Do you think the seeds of that causal chain were lying dormant from the outset? Did the SCOTUS have to rule as it did? And did states then have to permit compounding pharmacies to operate as they did? And then did compounding pharmacies have to produce injections for back pain that contained deadly viruses? Answering “yes” to these questions would seem like silly talk. Yet if you really believe in a deterministic universe you would have to say “yes” to each.
Greek tragedy relies on the premise that the universe is deterministic. Fate is hard-wired, and tragedy arises (1) when a hero (e.g., Oedipus) tries to resist his fate although to do so is hopeless or (2) when a hero (e.g., Agamemnon) simply accepts his fate even if it makes him feel icky; either way, the guy is doomed in advance. Thus, the ancient Greeks found the human condition tragic.
Shakespearean tragedy is a bit different. Shakespeare’s tragic narratives focus on the individual choices that set in motion the hero’s demise—but those choices are not presented as inevitable.
Consider Macbeth. When we first meet this Scottish war hero, the “Weird Sisters” greet him as follows:
All hail, Macbeth! hail to thee, thane of Glamis!
All hail, Macbeth, hail to thee, thane of Cawdor!
All hail, Macbeth, thou shalt be king hereafter!
That is, the witches greet Macbeth by his current title (thane of Glamis), a title (thane of Cawdor) he is about to receive although he hasn’t heard the big news yet, and then a seeming prediction that he shall eventually be king. Because Macbeth decides that the latter is his destiny, he and his eager spouse launch a bloody plot to make it so. If the whole thing were destined, it would be tempting to see Macbeth as a victim, a mere pawn of the gods. But the play really does seem to put the onus on Macbeth. The tragedy is that he decides to accept what the witches say as a foregone conclusion; and he does so to rationalize the horrific actions that he decides to take. Then, in pursuing what he thinks he wants/deserves, he brings about his own demise (because no guy is going to be king for long who only got the throne by murdering a perfectly respectable king, trying to frame his servants for the deed, and then assassinating those servants before they could be interrogated by the king’s heirs and supporters).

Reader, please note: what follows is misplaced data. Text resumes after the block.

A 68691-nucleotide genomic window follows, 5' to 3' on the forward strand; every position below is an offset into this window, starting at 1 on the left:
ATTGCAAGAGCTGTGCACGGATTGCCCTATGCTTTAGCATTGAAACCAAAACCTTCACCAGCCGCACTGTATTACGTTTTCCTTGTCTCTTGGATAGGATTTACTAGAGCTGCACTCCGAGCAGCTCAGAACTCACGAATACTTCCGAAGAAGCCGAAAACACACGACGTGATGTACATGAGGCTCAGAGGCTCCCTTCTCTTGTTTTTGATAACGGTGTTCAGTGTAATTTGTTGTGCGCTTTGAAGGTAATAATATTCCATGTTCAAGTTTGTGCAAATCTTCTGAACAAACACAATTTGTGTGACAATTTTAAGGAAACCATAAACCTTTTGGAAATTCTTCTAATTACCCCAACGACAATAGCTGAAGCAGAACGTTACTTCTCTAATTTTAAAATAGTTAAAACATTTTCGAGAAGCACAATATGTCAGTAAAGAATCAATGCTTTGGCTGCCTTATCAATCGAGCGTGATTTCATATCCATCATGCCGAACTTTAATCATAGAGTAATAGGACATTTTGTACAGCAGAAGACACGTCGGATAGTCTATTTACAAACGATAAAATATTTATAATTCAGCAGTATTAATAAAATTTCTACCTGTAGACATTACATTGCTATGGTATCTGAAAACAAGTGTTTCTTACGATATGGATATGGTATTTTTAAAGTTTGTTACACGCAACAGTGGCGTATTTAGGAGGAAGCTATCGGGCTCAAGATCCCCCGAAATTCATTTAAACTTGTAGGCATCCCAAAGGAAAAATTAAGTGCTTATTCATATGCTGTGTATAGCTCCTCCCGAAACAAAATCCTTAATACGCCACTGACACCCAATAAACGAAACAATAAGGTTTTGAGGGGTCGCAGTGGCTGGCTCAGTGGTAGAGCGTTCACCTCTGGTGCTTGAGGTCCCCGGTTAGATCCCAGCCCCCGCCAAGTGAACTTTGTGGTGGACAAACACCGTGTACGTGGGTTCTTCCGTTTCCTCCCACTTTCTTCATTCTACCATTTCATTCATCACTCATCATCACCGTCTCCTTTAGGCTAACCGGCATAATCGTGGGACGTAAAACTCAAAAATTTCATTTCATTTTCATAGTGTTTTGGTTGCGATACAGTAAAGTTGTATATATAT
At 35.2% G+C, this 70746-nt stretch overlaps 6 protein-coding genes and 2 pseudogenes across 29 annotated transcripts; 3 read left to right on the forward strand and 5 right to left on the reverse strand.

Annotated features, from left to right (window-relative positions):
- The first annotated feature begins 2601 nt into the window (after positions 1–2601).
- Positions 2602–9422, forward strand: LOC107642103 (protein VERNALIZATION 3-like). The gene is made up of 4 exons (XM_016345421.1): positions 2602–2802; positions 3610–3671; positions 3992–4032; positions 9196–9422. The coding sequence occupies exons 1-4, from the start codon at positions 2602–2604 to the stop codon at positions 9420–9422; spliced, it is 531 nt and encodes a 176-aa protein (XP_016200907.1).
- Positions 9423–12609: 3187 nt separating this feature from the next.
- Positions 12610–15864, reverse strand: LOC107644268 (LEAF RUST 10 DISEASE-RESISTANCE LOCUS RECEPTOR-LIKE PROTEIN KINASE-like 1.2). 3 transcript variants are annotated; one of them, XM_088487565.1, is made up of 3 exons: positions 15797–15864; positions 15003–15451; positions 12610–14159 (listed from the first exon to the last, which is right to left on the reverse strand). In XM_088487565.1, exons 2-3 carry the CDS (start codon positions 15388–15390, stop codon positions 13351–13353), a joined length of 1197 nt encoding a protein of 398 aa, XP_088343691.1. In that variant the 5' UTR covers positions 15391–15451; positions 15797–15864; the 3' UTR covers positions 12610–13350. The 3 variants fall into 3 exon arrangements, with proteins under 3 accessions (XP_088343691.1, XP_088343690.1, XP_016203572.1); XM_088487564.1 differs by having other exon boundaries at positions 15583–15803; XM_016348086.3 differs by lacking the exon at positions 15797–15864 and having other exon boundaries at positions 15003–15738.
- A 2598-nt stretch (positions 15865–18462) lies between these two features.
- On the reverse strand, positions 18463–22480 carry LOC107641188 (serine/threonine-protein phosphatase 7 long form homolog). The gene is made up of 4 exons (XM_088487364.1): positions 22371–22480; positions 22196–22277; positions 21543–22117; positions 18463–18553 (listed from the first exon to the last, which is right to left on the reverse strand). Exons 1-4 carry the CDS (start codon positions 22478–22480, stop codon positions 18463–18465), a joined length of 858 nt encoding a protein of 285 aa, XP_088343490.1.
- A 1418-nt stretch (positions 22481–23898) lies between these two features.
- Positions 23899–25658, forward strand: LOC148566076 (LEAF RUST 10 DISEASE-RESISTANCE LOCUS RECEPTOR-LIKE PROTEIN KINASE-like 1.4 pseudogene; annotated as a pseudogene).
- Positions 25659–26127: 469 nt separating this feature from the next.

Shakespeare’s vision of tragedy is more modern than the Greek view. Most modern folks do not really believe that human actions and the fate of the cosmos are predetermined. And because things are not “written,” the consequences of human actions, including lawsuits, cannot be fully anticipated. Lawsuits and the judicial decisions that seem to “end” them can have far-reaching, surprising, and even tragic effects. But once those consequences become apparent, perhaps that information can and should be used when facing different, yet similar choices in the future. Those consequences should be used to urge taking a different fork in the road next time. Because, even if consequences cannot be predicted because they are mired in indeterminacy, we don’t have to resign ourselves to a tragic eternal return of the same.